Fine. I’m not really that arsed that he didn’t like them and decided not to use them, but, for fuck’s sake, how fucking rude is that? When the hell was he planning on telling me this? And this work was for free. No payment. Essentially a favour. I replied with an equally terse, and slightly pissy, email. The next reply was more shitty excuses. You know when people are caught out, and they heap on excuses that are slightly off-topic from their original excuse? Anyway. Fuck him. Fuck his cunty magazine.
I was going to write about all this yesterday, but decided to wait to calm a touch. I’ve not really calmed down yet, though.
I’m putting the stories online now. I hope you like them. [Insert smiley face here.] Here’s one of them. The other nine are over in the Gee Willikers section of Flip Flop Flyin’. Have a good weekend.
Zac looked out of the window at the cloud below. One cloud on its own, casting a huge shadow over the fields. I’d like to be on a bicycle, he thought, and ride around the edge of that shadow. One arm under the shadow, one arm under the sun. I’d follow the edge of the shadow round and round and round and round as it passed over fields, forests, and the rich suburbs with their piercing turquoise pools. And maybe, I’d ride through someone’s garden, and there’d be a girl by the pool. And maybe, just maybe, she’d ask why one of my arms was redder than the other. And I’d tell her why. And maybe, just maybe, she’d fall in love with me.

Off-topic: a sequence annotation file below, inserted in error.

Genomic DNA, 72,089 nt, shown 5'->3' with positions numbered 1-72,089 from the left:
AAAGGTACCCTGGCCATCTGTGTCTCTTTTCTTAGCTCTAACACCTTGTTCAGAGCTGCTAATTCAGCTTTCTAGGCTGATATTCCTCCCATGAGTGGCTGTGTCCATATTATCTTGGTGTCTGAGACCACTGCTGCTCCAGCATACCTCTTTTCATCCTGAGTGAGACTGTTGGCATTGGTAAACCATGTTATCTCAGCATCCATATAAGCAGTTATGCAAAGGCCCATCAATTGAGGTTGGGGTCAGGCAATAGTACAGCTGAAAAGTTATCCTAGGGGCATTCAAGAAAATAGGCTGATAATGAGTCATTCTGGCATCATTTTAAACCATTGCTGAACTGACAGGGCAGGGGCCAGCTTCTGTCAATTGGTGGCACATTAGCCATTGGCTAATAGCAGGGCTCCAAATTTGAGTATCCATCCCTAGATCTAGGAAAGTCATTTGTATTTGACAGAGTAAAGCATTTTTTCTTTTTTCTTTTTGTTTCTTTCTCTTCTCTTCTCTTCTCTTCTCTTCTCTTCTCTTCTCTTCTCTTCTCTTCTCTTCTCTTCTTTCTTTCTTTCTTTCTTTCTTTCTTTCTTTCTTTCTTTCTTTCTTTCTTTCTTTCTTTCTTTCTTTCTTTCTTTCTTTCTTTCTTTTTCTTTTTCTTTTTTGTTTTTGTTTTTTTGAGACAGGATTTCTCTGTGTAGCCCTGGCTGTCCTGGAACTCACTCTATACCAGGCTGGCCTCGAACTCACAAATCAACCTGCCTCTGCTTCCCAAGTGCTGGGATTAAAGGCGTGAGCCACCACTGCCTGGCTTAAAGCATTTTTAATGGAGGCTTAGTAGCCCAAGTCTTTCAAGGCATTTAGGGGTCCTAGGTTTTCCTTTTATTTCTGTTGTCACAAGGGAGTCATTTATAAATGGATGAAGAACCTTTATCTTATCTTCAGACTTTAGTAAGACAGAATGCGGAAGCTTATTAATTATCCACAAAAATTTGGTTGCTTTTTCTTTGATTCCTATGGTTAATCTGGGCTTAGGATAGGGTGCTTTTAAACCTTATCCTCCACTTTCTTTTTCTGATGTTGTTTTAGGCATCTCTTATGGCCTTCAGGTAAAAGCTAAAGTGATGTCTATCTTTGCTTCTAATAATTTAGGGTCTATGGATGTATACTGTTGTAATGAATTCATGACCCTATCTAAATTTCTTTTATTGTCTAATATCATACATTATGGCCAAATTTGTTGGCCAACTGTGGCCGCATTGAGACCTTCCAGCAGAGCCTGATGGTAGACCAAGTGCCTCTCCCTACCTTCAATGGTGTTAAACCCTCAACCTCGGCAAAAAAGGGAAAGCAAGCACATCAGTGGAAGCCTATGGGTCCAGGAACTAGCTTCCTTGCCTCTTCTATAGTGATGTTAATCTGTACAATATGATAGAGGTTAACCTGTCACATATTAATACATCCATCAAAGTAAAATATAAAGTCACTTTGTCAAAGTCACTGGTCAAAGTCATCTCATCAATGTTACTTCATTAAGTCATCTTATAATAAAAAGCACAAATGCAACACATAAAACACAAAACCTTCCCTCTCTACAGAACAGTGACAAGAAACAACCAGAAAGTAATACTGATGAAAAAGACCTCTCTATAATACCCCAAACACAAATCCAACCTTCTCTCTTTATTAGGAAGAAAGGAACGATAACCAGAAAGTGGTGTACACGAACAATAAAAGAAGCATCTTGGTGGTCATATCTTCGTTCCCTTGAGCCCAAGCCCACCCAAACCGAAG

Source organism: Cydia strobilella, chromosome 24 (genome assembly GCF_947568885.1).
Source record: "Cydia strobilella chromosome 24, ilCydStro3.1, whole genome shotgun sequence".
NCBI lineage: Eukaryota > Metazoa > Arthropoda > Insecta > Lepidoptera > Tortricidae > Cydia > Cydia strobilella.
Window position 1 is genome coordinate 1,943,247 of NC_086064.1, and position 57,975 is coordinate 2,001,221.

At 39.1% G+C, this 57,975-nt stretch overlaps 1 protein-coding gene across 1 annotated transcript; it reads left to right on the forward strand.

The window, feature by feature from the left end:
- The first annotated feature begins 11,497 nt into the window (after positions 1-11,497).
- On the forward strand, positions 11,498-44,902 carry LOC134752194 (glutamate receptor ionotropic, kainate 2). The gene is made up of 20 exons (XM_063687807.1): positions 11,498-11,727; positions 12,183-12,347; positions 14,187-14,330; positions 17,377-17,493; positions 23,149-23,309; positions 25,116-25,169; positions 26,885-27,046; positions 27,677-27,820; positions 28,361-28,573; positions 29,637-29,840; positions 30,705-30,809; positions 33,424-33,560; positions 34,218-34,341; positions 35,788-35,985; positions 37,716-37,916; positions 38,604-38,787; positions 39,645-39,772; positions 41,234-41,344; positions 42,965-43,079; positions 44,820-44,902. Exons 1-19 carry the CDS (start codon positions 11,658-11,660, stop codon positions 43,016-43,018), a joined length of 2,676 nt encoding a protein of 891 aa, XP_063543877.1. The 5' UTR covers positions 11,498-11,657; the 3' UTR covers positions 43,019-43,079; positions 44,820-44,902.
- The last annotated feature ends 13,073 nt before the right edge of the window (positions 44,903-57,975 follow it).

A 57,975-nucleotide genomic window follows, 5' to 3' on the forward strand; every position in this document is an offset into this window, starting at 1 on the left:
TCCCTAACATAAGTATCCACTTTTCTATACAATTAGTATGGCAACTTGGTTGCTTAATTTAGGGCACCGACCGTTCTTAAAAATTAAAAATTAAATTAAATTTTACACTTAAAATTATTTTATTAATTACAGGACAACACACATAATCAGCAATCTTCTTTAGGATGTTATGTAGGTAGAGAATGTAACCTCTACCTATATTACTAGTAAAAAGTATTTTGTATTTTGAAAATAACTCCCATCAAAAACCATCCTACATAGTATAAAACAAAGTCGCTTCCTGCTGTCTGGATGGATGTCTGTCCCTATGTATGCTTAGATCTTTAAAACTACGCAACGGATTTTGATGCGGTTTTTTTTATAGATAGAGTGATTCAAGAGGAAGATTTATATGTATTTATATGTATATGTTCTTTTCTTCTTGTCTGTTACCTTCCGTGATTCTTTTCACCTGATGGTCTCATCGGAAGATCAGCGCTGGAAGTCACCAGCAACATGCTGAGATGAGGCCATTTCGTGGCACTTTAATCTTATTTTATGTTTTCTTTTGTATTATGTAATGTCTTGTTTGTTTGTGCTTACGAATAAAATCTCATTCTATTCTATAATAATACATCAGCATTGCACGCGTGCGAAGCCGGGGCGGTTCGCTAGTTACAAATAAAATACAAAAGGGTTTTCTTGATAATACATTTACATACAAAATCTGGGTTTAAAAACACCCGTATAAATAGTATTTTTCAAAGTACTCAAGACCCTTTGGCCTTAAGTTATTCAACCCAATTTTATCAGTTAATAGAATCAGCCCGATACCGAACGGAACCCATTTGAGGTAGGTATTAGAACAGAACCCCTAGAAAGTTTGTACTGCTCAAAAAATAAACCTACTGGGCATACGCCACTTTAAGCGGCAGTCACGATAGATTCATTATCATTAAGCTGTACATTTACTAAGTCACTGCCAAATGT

As I’m walking along the glamorous car-lined streets of my neighbourhood, I look at many things. One of those things is the back of white vans; and I can’t help but notice how much they look like skulls.
“It was twenty years ago today/Sgt. Pepper taught the band to play”